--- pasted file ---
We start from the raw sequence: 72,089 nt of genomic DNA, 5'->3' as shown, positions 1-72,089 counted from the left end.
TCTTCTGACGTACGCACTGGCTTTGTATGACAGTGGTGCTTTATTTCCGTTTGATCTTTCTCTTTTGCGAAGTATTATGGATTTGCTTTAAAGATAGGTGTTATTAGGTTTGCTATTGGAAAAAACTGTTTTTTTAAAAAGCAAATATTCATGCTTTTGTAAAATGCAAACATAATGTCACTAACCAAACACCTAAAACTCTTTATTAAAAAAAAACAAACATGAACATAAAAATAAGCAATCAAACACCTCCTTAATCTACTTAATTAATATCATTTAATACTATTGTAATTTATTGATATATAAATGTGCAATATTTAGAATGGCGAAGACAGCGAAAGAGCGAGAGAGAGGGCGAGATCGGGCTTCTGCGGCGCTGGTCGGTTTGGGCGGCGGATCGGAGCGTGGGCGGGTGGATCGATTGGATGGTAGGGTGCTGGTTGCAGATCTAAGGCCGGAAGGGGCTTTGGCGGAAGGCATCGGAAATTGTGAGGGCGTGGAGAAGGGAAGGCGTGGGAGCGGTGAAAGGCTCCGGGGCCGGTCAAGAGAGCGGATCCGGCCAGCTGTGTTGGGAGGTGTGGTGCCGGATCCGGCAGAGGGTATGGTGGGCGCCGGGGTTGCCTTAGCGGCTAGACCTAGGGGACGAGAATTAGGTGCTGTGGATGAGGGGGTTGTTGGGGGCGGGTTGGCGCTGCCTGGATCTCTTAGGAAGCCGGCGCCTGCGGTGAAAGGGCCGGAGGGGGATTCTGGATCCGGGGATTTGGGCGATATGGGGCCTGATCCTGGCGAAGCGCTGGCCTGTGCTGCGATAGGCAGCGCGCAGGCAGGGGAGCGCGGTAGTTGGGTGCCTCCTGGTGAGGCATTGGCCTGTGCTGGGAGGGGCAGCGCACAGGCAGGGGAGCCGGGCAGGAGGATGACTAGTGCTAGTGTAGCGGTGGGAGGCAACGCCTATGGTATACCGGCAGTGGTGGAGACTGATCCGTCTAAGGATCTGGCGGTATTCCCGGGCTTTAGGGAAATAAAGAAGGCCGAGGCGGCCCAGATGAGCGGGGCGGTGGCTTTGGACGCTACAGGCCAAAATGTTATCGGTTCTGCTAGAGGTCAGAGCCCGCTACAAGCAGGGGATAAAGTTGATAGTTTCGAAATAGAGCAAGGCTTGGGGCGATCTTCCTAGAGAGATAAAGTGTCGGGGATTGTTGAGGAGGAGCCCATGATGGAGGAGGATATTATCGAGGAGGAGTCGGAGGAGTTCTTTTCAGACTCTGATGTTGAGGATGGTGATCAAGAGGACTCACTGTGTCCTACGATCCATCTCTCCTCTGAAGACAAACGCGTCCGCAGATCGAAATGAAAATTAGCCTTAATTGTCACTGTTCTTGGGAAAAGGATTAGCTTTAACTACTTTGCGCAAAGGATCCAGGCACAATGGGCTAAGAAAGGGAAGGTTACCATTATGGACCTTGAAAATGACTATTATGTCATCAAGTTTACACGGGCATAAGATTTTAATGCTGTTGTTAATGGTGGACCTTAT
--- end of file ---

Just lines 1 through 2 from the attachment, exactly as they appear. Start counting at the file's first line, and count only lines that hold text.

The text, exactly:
We start from the raw sequence: 72,089 nt of genomic DNA, 5'->3' as shown, positions 1-72,089 counted from the left end.
TCTTCTGACGTACGCACTGGCTTTGTATGACAGTGGTGCTTTATTTCCGTTTGATCTTTCTCTTTTGCGAAGTATTATGGATTTGCTTTAAAGATAGGTGTTATTAGGTTTGCTATTGGAAAAAACTGTTTTTTTAAAAAGCAAATATTCATGCTTTTGTAAAATGCAAACATAATGTCACTAACCAAACACCTAAAACTCTTTATTAAAAAAAAACAAACATGAACATAAAAATAAGCAATCAAACACCTCCTTAATCTACTTAATTAATATCATTTAATACTATTGTAATTTATTGATATATAAATGTGCAATATTTAGAATGGCGAAGACAGCGAAAGAGCGAGAGAGAGGGCGAGATCGGGCTTCTGCGGCGCTGGTCGGTTTGGGCGGCGGATCGGAGCGTGGGCGGGTGGATCGATTGGATGGTAGGGTGCTGGTTGCAGATCTAAGGCCGGAAGGGGCTTTGGCGGAAGGCATCGGAAATTGTGAGGGCGTGGAGAAGGGAAGGCGTGGGAGCGGTGAAAGGCTCCGGGGCCGGTCAAGAGAGCGGATCCGGCCAGCTGTGTTGGGAGGTGTGGTGCCGGATCCGGCAGAGGGTATGGTGGGCGCCGGGGTTGCCTTAGCGGCTAGACCTAGGGGACGAGAATTAGGTGCTGTGGATGAGGGGGTTGTTGGGGGCGGGTTGGCGCTGCCTGGATCTCTTAGGAAGCCGGCGCCTGCGGTGAAAGGGCCGGAGGGGGATTCTGGATCCGGGGATTTGGGCGATATGGGGCCTGATCCTGGCGAAGCGCTGGCCTGTGCTGCGATAGGCAGCGCGCAGGCAGGGGAGCGCGGTAGTTGGGTGCCTCCTGGTGAGGCATTGGCCTGTGCTGGGAGGGGCAGCGCACAGGCAGGGGAGCCGGGCAGGAGGATGACTAGTGCTAGTGTAGCGGTGGGAGGCAACGCCTATGGTATACCGGCAGTGGTGGAGACTGATCCGTCTAAGGATCTGGCGGTATTCCCGGGCTTTAGGGAAATAAAGAAGGCCGAGGCGGCCCAGATGAGCGGGGCGGTGGCTTTGGACGCTACAGGCCAAAATGTTATCGGTTCTGCTAGAGGTCAGAGCCCGCTACAAGCAGGGGATAAAGTTGATAGTTTCGAAATAGAGCAAGGCTTGGGGCGATCTTCCTAGAGAGATAAAGTGTCGGGGATTGTTGAGGAGGAGCCCATGATGGAGGAGGATATTATCGAGGAGGAGTCGGAGGAGTTCTTTTCAGACTCTGATGTTGAGGATGGTGATCAAGAGGACTCACTGTGTCCTACGATCCATCTCTCCTCTGAAGACAAACGCGTCCGCAGATCGAAATGAAAATTAGCCTTAATTGTCACTGTTCTTGGGAAAAGGATTAGCTTTAACTACTTTGCGCAAAGGATCCAGGCACAATGGGCTAAGAAAGGGAAGGTTACCATTATGGACCTTGAAAATGACTATTATGTCATCAAGTTTACACGGGCATAAGATTTTAATGCTGTTGTTAATGGTGGACCTTAT